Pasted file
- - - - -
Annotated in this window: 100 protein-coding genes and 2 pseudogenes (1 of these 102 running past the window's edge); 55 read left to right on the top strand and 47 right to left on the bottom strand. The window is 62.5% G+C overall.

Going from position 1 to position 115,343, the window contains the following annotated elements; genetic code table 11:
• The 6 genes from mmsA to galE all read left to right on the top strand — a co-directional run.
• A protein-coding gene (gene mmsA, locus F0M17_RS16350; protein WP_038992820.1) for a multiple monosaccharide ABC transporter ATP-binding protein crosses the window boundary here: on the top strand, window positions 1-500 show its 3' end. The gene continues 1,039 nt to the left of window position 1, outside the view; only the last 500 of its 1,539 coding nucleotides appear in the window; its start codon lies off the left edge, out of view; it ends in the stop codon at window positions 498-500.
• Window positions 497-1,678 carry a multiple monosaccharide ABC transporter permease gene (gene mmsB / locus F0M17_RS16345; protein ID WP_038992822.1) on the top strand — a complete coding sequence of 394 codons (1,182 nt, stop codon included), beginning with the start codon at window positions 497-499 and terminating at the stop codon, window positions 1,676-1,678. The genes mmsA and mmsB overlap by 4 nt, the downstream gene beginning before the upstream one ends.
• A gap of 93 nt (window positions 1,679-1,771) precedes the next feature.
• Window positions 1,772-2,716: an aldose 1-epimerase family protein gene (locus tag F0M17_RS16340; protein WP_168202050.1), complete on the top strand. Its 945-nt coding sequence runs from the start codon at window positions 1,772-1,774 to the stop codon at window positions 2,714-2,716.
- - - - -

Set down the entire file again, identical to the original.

Annotated in this window: 100 protein-coding genes and 2 pseudogenes (1 of these 102 running past the window's edge); 55 read left to right on the top strand and 47 right to left on the bottom strand. The window is 62.5% G+C overall.

Going from position 1 to position 115,343, the window contains the following annotated elements; genetic code table 11:
• The 6 genes from mmsA to galE all read left to right on the top strand — a co-directional run.
• A protein-coding gene (gene mmsA, locus F0M17_RS16350; protein WP_038992820.1) for a multiple monosaccharide ABC transporter ATP-binding protein crosses the window boundary here: on the top strand, window positions 1-500 show its 3' end. The gene continues 1,039 nt to the left of window position 1, outside the view; only the last 500 of its 1,539 coding nucleotides appear in the window; its start codon lies off the left edge, out of view; it ends in the stop codon at window positions 498-500.
• Window positions 497-1,678 carry a multiple monosaccharide ABC transporter permease gene (gene mmsB / locus F0M17_RS16345; protein ID WP_038992822.1) on the top strand — a complete coding sequence of 394 codons (1,182 nt, stop codon included), beginning with the start codon at window positions 497-499 and terminating at the stop codon, window positions 1,676-1,678. The genes mmsA and mmsB overlap by 4 nt, the downstream gene beginning before the upstream one ends.
• A gap of 93 nt (window positions 1,679-1,771) precedes the next feature.
• Window positions 1,772-2,716: an aldose 1-epimerase family protein gene (locus tag F0M17_RS16340; protein WP_168202050.1), complete on the top strand. Its 945-nt coding sequence runs from the start codon at window positions 1,772-1,774 to the stop codon at window positions 2,714-2,716.